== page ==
Monday, December 27, 2010

Something Worth Fighting For

Almost a year ago, I was at a party with some friends, Dave and Brooke, and we were talking about great books that we had read recently.  They could not stop talking about one, so I asked them to write down the name, so that I wouldn't forget it.  Dave handed me a note later that said:

A Soldier of the Great War by Mark Helprin
Winter's Tale by Mark Helprin
Everything Mark Helprin has ever written

 So, I put Soldier on my TBR list, and figured that I would eventually get to it.  That time has come.

A Soldier of the Great War  is the story of an Italian man, Alessandro Giuliani, and his struggle to survive World War I, with his self respect intact.  The story begins with Alessandro as a dignified old man helping a young man, who is a stranger to him.  The two wind up going on a long walk together, during which Alessandro tells the young man, Nicolo, the story of his life, and challenges and expands Nicolo's view of the world. 

Alessandro's profession is the study of beauty, and that he is able to make a living in this field is an amazement to all.  According to Alessandro, La Tempesta by Giorgione is the reason for war and the reason for peace. The painting, which is at the top of this post, depicts a soldier going off to war, and leaving a naked woman and a nursing child behind.  The message being that the only thing worth leaving a wife and child behind for is to fight for their continued way of life, and a better future for the child.  Although he joined the war as a single man, Alessandro carries this image with him, and it helps him through difficult times. 

One interesting detail that I noticed in Soldier is that although the author is American, the United States is not mentioned at all during the story of the war - no mention of American soldiers, prisoners of war, or even participation. America is only mentioned toward the end of the book as a place to visit or move to after the war is over.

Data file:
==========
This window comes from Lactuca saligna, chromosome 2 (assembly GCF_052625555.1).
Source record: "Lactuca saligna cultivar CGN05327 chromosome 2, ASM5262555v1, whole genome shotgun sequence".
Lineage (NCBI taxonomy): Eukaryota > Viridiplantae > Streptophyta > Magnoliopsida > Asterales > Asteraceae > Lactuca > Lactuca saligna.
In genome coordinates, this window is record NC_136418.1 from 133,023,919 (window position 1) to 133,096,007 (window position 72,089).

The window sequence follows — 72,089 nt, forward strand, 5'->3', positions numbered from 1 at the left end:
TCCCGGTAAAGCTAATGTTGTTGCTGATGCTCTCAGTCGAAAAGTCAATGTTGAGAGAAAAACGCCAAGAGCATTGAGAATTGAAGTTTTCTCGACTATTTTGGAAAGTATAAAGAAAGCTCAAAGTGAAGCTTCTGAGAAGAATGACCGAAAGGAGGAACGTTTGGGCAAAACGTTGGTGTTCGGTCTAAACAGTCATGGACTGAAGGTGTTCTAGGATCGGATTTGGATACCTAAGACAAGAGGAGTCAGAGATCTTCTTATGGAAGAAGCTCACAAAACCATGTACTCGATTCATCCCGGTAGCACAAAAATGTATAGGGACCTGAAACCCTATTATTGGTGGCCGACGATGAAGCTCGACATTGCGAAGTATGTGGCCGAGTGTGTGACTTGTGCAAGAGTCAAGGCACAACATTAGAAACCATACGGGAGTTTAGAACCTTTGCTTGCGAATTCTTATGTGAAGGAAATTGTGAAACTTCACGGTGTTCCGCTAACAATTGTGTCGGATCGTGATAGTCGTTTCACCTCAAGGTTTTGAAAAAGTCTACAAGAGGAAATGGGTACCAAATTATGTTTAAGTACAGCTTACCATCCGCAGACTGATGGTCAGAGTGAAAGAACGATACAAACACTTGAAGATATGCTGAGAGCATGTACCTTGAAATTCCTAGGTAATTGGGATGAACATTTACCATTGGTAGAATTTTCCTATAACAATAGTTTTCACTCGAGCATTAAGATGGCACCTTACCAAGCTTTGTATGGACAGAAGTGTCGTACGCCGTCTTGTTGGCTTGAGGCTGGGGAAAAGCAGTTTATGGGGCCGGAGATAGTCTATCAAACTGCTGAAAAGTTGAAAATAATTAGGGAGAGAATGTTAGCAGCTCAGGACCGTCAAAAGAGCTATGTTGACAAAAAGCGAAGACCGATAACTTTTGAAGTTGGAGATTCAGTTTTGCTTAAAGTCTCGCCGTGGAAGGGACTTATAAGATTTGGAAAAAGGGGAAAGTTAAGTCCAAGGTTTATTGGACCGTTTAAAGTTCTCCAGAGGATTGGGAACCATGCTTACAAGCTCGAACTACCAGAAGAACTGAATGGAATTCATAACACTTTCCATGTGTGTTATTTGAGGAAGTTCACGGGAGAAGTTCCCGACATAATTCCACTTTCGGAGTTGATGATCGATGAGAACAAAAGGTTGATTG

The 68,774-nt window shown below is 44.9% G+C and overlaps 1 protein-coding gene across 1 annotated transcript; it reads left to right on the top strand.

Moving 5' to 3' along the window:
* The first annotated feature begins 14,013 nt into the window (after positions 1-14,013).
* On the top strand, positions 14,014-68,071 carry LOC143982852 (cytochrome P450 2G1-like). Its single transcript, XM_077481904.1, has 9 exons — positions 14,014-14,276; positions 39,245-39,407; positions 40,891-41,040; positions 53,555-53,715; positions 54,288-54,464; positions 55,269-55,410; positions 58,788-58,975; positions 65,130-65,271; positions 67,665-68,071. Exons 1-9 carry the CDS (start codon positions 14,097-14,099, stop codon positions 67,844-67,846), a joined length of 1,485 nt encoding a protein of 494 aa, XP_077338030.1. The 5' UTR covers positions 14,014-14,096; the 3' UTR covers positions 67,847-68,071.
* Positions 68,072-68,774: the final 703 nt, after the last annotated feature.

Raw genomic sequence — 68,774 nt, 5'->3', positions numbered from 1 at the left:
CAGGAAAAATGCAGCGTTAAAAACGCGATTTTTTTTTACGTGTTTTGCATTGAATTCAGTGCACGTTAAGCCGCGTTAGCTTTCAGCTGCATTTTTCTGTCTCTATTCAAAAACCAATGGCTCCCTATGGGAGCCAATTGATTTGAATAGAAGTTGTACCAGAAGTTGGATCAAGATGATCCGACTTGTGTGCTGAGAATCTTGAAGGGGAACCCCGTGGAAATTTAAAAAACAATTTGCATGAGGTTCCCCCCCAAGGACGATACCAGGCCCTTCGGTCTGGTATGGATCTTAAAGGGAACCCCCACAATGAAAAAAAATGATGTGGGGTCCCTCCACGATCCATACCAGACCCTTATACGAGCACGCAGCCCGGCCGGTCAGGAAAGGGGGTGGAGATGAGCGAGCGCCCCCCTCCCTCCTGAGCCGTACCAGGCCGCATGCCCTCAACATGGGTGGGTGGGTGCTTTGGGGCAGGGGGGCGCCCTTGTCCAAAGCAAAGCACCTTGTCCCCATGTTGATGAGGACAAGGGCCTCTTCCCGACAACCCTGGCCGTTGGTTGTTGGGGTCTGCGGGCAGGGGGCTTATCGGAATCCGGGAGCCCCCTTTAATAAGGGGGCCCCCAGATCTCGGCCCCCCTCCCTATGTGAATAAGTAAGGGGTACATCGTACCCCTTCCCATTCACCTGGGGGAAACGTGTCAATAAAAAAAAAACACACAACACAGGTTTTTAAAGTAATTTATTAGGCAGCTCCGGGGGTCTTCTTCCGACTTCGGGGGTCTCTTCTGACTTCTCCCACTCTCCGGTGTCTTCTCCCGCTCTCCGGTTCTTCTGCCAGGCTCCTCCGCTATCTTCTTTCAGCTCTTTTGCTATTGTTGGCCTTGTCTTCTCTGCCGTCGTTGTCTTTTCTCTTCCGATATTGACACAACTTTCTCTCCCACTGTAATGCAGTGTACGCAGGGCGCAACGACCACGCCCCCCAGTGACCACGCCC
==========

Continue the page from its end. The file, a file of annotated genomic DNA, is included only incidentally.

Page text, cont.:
From the beginning, there was something about Soldier that reminded me of Pillars of the Earth by Ken Follett.  There are many similarities before one even opens either book.  Follett and Helprin were born within 2 years of each other (1949 and 1947, respectively), the books Pillars and Soldier were published within 2 years of each other (1989 and 1991, respectively), and both books are massive, with Pillars having 1008 pages, and Soldier having 792 pages.  Both novels are set in Europe, and another strange similarity is that they are the only novels that I have ever read with scenes in a rock quarry.  But more than that, the stories feel similar in the tone and voice of the main character.  However, the plots themselves are completely different.  Pillars takes place over several decades in the 1600s, and the story is the struggle to build a great cathedral.  Soldier takes place between 1915 and 1919 in the flashback, and for 2 days in the 1960s.  I guess my point is that if you liked Pillars, you will like Soldier too.

Next up:  Enemies of the People by Kati Marton

Still Listening to:  Thirteenth Tale by Diane Setterfield

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